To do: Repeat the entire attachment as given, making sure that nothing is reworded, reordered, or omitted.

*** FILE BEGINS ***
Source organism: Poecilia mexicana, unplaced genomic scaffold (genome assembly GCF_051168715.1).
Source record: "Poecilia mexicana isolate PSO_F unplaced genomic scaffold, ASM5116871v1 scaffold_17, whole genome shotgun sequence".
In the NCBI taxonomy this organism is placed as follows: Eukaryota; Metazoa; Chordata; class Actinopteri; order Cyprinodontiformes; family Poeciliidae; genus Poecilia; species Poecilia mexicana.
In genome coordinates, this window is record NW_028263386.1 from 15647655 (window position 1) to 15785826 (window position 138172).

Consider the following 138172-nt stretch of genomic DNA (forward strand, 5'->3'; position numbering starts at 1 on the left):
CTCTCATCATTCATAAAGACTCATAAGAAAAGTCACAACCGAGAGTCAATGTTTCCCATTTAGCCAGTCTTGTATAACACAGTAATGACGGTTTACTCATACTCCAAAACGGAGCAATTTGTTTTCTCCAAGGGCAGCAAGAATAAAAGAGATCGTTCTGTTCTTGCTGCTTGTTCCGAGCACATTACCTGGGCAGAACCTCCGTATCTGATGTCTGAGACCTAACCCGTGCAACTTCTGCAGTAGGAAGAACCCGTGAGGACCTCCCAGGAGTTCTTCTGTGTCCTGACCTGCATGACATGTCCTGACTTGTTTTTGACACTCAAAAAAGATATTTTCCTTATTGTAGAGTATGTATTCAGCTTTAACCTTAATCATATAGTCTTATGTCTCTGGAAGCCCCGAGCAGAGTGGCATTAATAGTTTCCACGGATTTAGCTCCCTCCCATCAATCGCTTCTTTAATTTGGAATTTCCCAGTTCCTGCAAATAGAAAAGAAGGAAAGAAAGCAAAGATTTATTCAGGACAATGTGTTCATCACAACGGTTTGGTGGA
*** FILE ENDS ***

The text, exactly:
Source organism: Poecilia mexicana, unplaced genomic scaffold (genome assembly GCF_051168715.1).
Source record: "Poecilia mexicana isolate PSO_F unplaced genomic scaffold, ASM5116871v1 scaffold_17, whole genome shotgun sequence".
In the NCBI taxonomy this organism is placed as follows: Eukaryota; Metazoa; Chordata; class Actinopteri; order Cyprinodontiformes; family Poeciliidae; genus Poecilia; species Poecilia mexicana.
In genome coordinates, this window is record NW_028263386.1 from 15647655 (window position 1) to 15785826 (window position 138172).

Consider the following 138172-nt stretch of genomic DNA (forward strand, 5'->3'; position numbering starts at 1 on the left):
CTCTCATCATTCATAAAGACTCATAAGAAAAGTCACAACCGAGAGTCAATGTTTCCCATTTAGCCAGTCTTGTATAACACAGTAATGACGGTTTACTCATACTCCAAAACGGAGCAATTTGTTTTCTCCAAGGGCAGCAAGAATAAAAGAGATCGTTCTGTTCTTGCTGCTTGTTCCGAGCACATTACCTGGGCAGAACCTCCGTATCTGATGTCTGAGACCTAACCCGTGCAACTTCTGCAGTAGGAAGAACCCGTGAGGACCTCCCAGGAGTTCTTCTGTGTCCTGACCTGCATGACATGTCCTGACTTGTTTTTGACACTCAAAAAAGATATTTTCCTTATTGTAGAGTATGTATTCAGCTTTAACCTTAATCATATAGTCTTATGTCTCTGGAAGCCCCGAGCAGAGTGGCATTAATAGTTTCCACGGATTTAGCTCCCTCCCATCAATCGCTTCTTTAATTTGGAATTTCCCAGTTCCTGCAAATAGAAAAGAAGGAAAGAAAGCAAAGATTTATTCAGGACAATGTGTTCATCACAACGGTTTGGTGGA